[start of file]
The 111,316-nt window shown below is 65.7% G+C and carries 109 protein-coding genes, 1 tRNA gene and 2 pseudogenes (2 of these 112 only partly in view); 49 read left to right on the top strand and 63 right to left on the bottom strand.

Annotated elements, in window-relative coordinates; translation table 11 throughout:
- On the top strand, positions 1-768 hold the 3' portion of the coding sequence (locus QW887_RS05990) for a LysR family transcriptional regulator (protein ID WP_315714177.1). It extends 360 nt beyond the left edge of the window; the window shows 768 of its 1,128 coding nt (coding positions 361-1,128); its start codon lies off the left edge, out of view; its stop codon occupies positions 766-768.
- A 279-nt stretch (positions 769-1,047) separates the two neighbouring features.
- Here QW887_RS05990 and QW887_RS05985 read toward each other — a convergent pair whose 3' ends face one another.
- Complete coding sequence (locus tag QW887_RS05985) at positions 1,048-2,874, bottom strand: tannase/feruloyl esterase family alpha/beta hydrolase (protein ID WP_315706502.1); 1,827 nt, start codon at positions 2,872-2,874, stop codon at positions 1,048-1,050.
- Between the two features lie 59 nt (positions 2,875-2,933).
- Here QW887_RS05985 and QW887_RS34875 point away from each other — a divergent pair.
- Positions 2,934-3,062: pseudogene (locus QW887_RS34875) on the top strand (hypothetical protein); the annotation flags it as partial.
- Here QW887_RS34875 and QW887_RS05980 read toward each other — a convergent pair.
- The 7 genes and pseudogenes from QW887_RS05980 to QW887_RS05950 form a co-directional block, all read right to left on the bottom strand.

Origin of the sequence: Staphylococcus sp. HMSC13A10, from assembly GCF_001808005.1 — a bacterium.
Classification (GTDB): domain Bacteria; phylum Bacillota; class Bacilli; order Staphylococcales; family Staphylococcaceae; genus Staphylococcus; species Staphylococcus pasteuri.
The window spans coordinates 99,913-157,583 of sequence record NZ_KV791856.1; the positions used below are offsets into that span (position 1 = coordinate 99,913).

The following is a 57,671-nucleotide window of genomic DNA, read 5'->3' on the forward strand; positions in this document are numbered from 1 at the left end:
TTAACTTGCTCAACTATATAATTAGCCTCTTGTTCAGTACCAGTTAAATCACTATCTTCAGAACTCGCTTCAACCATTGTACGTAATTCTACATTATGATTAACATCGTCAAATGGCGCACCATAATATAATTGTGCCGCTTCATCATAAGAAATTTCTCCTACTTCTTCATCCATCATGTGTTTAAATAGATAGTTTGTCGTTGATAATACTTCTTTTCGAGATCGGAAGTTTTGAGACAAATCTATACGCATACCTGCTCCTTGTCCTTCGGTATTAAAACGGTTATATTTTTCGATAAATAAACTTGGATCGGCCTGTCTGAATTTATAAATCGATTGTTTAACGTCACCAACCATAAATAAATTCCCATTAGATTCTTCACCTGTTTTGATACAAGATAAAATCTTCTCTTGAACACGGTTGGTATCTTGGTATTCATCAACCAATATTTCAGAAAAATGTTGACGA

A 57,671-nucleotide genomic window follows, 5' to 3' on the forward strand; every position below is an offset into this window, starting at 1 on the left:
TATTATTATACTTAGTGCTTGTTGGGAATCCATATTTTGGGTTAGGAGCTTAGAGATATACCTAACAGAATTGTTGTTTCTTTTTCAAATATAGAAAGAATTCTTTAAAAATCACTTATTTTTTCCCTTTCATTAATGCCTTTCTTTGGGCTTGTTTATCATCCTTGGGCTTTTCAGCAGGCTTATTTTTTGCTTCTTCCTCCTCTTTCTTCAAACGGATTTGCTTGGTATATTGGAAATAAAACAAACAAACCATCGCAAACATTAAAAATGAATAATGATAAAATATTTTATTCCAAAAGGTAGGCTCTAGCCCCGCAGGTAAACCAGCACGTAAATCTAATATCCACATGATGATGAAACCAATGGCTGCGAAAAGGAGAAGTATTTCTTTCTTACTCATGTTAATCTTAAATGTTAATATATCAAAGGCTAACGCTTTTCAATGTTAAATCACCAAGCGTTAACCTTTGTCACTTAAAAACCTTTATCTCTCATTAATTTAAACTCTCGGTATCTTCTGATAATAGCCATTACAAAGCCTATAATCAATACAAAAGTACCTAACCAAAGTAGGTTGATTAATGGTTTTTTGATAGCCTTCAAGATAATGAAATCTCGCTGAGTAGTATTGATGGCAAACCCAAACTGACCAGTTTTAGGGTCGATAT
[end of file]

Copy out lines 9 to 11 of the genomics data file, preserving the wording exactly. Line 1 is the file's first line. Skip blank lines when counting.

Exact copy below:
- Positions 2,934-3,062: pseudogene (locus QW887_RS34875) on the top strand (hypothetical protein); the annotation flags it as partial.
- Here QW887_RS34875 and QW887_RS05980 read toward each other — a convergent pair.
- The 7 genes and pseudogenes from QW887_RS05980 to QW887_RS05950 form a co-directional block, all read right to left on the bottom strand.